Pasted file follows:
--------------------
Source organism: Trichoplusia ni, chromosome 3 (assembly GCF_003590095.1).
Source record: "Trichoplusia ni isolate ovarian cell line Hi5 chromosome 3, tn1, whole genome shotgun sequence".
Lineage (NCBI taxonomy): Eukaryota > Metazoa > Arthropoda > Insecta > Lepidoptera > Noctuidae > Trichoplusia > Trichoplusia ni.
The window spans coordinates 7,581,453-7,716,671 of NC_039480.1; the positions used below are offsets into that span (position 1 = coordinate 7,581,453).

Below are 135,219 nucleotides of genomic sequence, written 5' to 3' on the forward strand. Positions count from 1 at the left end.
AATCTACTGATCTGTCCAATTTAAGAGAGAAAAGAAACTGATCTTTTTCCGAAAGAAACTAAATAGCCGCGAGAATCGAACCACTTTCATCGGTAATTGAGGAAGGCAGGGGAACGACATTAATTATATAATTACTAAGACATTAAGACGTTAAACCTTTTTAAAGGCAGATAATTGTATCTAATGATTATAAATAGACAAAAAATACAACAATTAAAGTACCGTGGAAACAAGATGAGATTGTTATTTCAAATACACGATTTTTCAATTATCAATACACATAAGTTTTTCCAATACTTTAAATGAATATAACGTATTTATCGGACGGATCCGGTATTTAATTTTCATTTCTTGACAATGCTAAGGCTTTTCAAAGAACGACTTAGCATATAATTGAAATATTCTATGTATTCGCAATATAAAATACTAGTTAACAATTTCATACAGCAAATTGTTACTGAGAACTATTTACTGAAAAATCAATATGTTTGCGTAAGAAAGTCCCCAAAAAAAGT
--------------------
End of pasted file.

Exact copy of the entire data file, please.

Source organism: Trichoplusia ni, chromosome 3 (assembly GCF_003590095.1).
Source record: "Trichoplusia ni isolate ovarian cell line Hi5 chromosome 3, tn1, whole genome shotgun sequence".
Lineage (NCBI taxonomy): Eukaryota > Metazoa > Arthropoda > Insecta > Lepidoptera > Noctuidae > Trichoplusia > Trichoplusia ni.
The window spans coordinates 7,581,453-7,716,671 of NC_039480.1; the positions used below are offsets into that span (position 1 = coordinate 7,581,453).

Below are 135,219 nucleotides of genomic sequence, written 5' to 3' on the forward strand. Positions count from 1 at the left end.
AATCTACTGATCTGTCCAATTTAAGAGAGAAAAGAAACTGATCTTTTTCCGAAAGAAACTAAATAGCCGCGAGAATCGAACCACTTTCATCGGTAATTGAGGAAGGCAGGGGAACGACATTAATTATATAATTACTAAGACATTAAGACGTTAAACCTTTTTAAAGGCAGATAATTGTATCTAATGATTATAAATAGACAAAAAATACAACAATTAAAGTACCGTGGAAACAAGATGAGATTGTTATTTCAAATACACGATTTTTCAATTATCAATACACATAAGTTTTTCCAATACTTTAAATGAATATAACGTATTTATCGGACGGATCCGGTATTTAATTTTCATTTCTTGACAATGCTAAGGCTTTTCAAAGAACGACTTAGCATATAATTGAAATATTCTATGTATTCGCAATATAAAATACTAGTTAACAATTTCATACAGCAAATTGTTACTGAGAACTATTTACTGAAAAATCAATATGTTTGCGTAAGAAAGTCCCCAAAAAAAGT